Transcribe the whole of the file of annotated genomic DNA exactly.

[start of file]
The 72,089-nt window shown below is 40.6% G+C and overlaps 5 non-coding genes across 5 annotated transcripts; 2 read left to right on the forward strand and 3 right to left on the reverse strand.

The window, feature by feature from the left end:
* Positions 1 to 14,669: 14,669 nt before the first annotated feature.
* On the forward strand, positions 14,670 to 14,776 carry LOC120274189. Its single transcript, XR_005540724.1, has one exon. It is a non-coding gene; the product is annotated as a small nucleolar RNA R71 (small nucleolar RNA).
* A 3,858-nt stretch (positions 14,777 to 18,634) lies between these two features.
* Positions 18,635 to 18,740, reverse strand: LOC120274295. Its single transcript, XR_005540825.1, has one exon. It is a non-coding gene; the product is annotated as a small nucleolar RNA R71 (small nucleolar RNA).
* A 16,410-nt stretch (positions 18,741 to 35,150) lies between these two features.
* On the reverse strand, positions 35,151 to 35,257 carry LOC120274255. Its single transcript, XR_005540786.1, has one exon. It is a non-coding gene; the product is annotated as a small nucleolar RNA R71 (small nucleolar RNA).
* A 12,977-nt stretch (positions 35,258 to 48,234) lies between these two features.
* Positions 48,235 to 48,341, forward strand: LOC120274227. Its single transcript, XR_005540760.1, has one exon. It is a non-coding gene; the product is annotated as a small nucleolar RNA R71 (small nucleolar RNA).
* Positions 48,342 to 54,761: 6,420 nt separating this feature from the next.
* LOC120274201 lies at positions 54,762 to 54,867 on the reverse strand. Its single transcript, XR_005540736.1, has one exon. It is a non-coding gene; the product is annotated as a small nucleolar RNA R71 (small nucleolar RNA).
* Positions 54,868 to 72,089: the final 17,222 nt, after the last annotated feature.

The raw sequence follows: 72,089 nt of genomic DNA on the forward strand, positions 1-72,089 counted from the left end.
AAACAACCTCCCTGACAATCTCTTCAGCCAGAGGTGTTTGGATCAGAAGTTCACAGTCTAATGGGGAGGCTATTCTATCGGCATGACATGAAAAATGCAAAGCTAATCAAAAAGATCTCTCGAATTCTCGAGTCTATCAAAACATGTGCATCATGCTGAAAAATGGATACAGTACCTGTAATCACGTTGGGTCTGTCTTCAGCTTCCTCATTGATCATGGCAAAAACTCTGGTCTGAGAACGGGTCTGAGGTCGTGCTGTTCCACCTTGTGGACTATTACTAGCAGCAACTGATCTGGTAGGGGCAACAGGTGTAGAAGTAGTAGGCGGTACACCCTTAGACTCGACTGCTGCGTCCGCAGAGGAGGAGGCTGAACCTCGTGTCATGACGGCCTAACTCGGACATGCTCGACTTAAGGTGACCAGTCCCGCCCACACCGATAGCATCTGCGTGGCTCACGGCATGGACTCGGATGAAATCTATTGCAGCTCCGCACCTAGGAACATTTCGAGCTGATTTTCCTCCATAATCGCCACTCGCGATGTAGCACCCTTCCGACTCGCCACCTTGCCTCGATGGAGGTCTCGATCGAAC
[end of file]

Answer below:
The 72,089-nt window shown below is 40.6% G+C and overlaps 5 non-coding genes across 5 annotated transcripts; 2 read left to right on the forward strand and 3 right to left on the reverse strand.

The window, feature by feature from the left end:
* Positions 1 to 14,669: 14,669 nt before the first annotated feature.
* On the forward strand, positions 14,670 to 14,776 carry LOC120274189. Its single transcript, XR_005540724.1, has one exon. It is a non-coding gene; the product is annotated as a small nucleolar RNA R71 (small nucleolar RNA).
* A 3,858-nt stretch (positions 14,777 to 18,634) lies between these two features.
* Positions 18,635 to 18,740, reverse strand: LOC120274295. Its single transcript, XR_005540825.1, has one exon. It is a non-coding gene; the product is annotated as a small nucleolar RNA R71 (small nucleolar RNA).
* A 16,410-nt stretch (positions 18,741 to 35,150) lies between these two features.
* On the reverse strand, positions 35,151 to 35,257 carry LOC120274255. Its single transcript, XR_005540786.1, has one exon. It is a non-coding gene; the product is annotated as a small nucleolar RNA R71 (small nucleolar RNA).
* A 12,977-nt stretch (positions 35,258 to 48,234) lies between these two features.
* Positions 48,235 to 48,341, forward strand: LOC120274227. Its single transcript, XR_005540760.1, has one exon. It is a non-coding gene; the product is annotated as a small nucleolar RNA R71 (small nucleolar RNA).
* Positions 48,342 to 54,761: 6,420 nt separating this feature from the next.
* LOC120274201 lies at positions 54,762 to 54,867 on the reverse strand. Its single transcript, XR_005540736.1, has one exon. It is a non-coding gene; the product is annotated as a small nucleolar RNA R71 (small nucleolar RNA).
* Positions 54,868 to 72,089: the final 17,222 nt, after the last annotated feature.

The raw sequence follows: 72,089 nt of genomic DNA on the forward strand, positions 1-72,089 counted from the left end.
AAACAACCTCCCTGACAATCTCTTCAGCCAGAGGTGTTTGGATCAGAAGTTCACAGTCTAATGGGGAGGCTATTCTATCGGCATGACATGAAAAATGCAAAGCTAATCAAAAAGATCTCTCGAATTCTCGAGTCTATCAAAACATGTGCATCATGCTGAAAAATGGATACAGTACCTGTAATCACGTTGGGTCTGTCTTCAGCTTCCTCATTGATCATGGCAAAAACTCTGGTCTGAGAACGGGTCTGAGGTCGTGCTGTTCCACCTTGTGGACTATTACTAGCAGCAACTGATCTGGTAGGGGCAACAGGTGTAGAAGTAGTAGGCGGTACACCCTTAGACTCGACTGCTGCGTCCGCAGAGGAGGAGGCTGAACCTCGTGTCATGACGGCCTAACTCGGACATGCTCGACTTAAGGTGACCAGTCCCGCCCACACCGATAGCATCTGCGTGGCTCACGGCATGGACTCGGATGAAATCTATTGCAGCTCCGCACCTAGGAACATTTCGAGCTGATTTTCCTCCATAATCGCCACTCGCGATGTAGCACCCTTCCGACTCGCCACCTTGCCTCGATGGAGGTCTCGATCGAAC